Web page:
|Bronx-born Penny Marshall, who found ’70s sitcom success on “Laverne and Shirley” before stepping behind the camera for Hollywood hits like “Big” and “A League of Their Own,” died Monday night at her California home. She was 75.
“Yes she did (die) … peacefully at her Hollywood Hills home,” said her publicist Michelle Bega. “She passed away from complications from diabetes.”
Marshall’s triumphs as a director broke new ground the male-dominated movie industry, and she became the first female director to score a $100 million gross with “Big” in 1988. She turned the financial trick again with “A League of Their Own” four years later.
But she directed only one feature film after 1996, and kept a low acting profile with cameo roles in films like “Get Shorty” and “Blonde Ambition.”
“Penny was a girl from the Bronx, who came out West, put a cursive ‘L’ on her sweater and transformed herself into a Hollywood success story,” said a statement from her family, referring to the monogrammed wardrobe of Marshall’s blue-collar protagonist Laverne De Fazio.
Marshall attended the University of New Mexico where she majored in psychology. While at UNM, she met and married UNM football player Michael Henry, with whom she had a daughter in 1964.
To support her family, she dropped out of UNM and worked as a secretary and dance teacher.
Though one of three kids born to a show biz family, Marshall’s road to success was hardly a smooth or typical trip — starting in an apartment on the Grand Concourse where mom warmed the kids’ clothes on the radiator in the winter.
Her mother Marjorie was a tap school teacher, and little Penny began taking lessons at age 3. Dad Tony Marshall was a director and producer who changed the family name from Marsciarelli.
The aspiring actress was hardly blessed with typical Hollywood looks — she once appeared as the “before” photo in an ad for a beauty product, with Farrah Fawcett as the “after” girl — and Marshall never lost the thick accent of her home borough.
But she became a huge television star as blue-collar beer factory work Laverne before changing her career path, with both Tom Hanks and Robert De Niro earning Oscar nominations for their work in Marshall-directed films.
Marshall, one of three kids born to a showbiz family, landed her breakthrough role in the mid-’70s with the help of her big brother Garry, a well-known director/producer/screenwriter. Sister Ronny Harlin became a casting director and producer.
Penny was an unknown actress scrambling for work in commercials and small roles before landing a recurring part as the nasal secretary Myrna Turner on “The Odd Couple” in 1971. That was followed by a pair of appearances on “The Mary Tyler Moore Show.”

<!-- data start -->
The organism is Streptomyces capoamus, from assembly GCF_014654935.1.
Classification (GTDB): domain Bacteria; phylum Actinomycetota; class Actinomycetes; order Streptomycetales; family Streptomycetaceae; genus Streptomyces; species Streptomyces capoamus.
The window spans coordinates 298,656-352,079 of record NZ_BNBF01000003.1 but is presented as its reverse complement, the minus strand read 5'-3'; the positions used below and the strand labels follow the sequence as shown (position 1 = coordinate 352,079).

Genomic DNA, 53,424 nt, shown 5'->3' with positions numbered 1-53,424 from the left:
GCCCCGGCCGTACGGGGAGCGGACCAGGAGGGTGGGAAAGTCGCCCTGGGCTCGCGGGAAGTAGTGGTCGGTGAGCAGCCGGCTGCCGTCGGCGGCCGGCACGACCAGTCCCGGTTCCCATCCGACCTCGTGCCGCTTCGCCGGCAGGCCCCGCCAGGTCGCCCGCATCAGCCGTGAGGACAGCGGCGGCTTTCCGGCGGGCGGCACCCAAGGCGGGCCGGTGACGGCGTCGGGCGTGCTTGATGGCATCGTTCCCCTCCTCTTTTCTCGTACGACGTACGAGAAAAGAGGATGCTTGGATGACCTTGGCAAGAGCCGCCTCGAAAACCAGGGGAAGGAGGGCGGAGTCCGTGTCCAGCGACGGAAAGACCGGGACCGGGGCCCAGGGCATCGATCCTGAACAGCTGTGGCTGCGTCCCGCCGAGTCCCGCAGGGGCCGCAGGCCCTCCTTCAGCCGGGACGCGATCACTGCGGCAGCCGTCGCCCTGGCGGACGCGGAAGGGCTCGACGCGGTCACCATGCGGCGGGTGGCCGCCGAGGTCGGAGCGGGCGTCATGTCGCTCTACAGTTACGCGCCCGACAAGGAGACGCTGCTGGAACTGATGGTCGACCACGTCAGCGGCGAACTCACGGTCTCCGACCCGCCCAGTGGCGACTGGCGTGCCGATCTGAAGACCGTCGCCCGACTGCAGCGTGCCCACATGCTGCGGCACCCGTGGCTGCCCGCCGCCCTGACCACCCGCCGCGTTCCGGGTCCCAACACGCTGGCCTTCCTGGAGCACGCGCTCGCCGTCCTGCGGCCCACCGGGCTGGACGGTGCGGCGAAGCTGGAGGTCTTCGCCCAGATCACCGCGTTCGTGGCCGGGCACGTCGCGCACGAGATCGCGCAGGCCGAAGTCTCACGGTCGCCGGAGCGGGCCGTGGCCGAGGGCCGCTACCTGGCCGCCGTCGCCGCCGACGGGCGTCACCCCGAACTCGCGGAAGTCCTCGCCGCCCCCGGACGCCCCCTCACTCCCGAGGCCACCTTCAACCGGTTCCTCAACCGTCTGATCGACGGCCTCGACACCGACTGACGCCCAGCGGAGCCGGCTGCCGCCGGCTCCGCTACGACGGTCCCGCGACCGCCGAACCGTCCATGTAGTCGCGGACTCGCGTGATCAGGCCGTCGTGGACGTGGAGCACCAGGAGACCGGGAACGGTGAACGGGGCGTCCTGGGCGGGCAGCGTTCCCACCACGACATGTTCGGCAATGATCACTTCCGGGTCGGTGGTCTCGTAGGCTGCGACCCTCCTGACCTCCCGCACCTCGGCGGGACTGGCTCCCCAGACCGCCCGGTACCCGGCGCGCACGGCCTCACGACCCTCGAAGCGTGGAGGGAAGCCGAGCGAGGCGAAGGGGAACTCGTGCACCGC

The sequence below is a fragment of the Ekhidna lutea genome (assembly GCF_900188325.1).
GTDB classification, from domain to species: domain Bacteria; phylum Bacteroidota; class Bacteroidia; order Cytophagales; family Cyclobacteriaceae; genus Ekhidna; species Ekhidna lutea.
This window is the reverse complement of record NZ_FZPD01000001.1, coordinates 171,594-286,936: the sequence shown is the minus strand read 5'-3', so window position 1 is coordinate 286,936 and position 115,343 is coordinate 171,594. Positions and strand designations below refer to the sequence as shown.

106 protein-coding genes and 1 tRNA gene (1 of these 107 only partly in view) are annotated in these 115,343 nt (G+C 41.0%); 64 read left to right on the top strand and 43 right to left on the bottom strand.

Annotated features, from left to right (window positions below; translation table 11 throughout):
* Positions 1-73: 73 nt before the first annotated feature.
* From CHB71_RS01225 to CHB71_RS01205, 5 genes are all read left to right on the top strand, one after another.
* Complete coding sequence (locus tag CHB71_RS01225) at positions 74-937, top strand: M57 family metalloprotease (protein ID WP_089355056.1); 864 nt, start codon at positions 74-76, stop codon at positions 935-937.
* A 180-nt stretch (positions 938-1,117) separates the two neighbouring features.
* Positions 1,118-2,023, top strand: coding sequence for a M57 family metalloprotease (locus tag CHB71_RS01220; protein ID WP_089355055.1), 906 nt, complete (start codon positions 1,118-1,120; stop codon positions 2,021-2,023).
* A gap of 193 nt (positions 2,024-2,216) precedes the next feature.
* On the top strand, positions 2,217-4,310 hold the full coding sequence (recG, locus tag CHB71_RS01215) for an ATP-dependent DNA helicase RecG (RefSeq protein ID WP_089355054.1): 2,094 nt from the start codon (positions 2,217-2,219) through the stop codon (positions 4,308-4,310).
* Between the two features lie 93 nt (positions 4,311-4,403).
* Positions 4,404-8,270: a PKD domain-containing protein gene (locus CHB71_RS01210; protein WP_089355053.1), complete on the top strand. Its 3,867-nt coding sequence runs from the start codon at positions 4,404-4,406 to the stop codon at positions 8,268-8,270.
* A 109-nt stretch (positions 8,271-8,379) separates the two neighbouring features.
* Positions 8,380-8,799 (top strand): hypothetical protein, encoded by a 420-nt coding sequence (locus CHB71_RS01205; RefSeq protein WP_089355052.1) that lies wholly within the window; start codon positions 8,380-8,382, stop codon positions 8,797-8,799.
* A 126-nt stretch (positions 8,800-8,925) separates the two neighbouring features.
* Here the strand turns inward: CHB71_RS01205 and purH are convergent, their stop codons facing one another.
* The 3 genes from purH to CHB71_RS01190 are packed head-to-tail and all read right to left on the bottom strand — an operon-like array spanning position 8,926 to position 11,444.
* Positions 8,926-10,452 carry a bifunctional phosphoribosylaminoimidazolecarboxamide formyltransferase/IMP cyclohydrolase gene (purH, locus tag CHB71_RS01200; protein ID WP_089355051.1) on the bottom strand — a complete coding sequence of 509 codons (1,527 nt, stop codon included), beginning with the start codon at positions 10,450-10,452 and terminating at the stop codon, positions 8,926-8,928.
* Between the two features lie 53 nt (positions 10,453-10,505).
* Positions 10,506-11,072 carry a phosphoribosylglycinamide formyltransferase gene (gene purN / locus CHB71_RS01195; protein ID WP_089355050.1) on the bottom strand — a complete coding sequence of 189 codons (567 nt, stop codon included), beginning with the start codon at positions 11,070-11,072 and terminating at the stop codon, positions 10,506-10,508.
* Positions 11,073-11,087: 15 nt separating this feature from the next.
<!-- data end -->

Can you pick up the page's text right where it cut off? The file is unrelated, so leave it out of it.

“I can’t act that well, but I can sell a bit,” she told The New Yorker in 2012 when promoting her memoir “My Mother Was Nuts.” “It’s partly the way I talk, but I’m also good with business — going through my purse, looking for my glasses, lighting a cigarette.”
Her big break came when Garry cast Penny and actress Cindy Williams as Laverne DeFazio and Shirley Feeney on his hit television show “Happy Days.” The wise-cracking pair, workers in the fictional Shotz Brewery in Milwaukee, proved so popular that Garry created a spinoff.
The show became an instant ratings-grabber, running from 1976-83 before its cancellation. The newly-unemployed Marshall then found herself pigeonholed by her success as Laverne, with good roles difficult to find.
And so the actress decided to step behind the camera, an unlikely career move that provided a successful second act to her career.
Hanks was nominated for a best-acting Oscar for his role in “Big,” while De Niro was nominated for the same award for the Marshall-directed film “Awakenings.” Hanks returned, alongside Geena Davis. Rosie O’Donnell and Madonna, for the tale of an all-women baseball league in “A League of Their Own.”
Her first shot in the director’s chair came in 1985, when pal Whoopi Goldberg urged her to take the job for the movie “Jumpin’ Jack Flash.”
She was married to actor Rob Reiner in 1971, with the pair divorcing a decade later. She had actually tried out for the role of Gloria on “All In the Family,” losing out to Sally Struthers for the role opposite Reiner.
Marshall once joked that their epitaphs were already written: “For me, all they’ll say is ‘Laverne’ and for Rob all they’ll say is ‘Meathead.'”
The New York native was also a die-hard fan of the New York Knicks, seen often in the crowd at Madison Square Garden, and a collector of sports memorabilia.
“I led an oddly charmed life for someone who thought she was not a charming person,” Marshall once observed.
Marshall was treated 10 years ago for cancer of the brain and lung.
Her family said plans for a “celebration of her life” will be announced at a later date. She was survived by her older sister Ronny, her daughter and three grandkids — Spencer, Bella and Viva.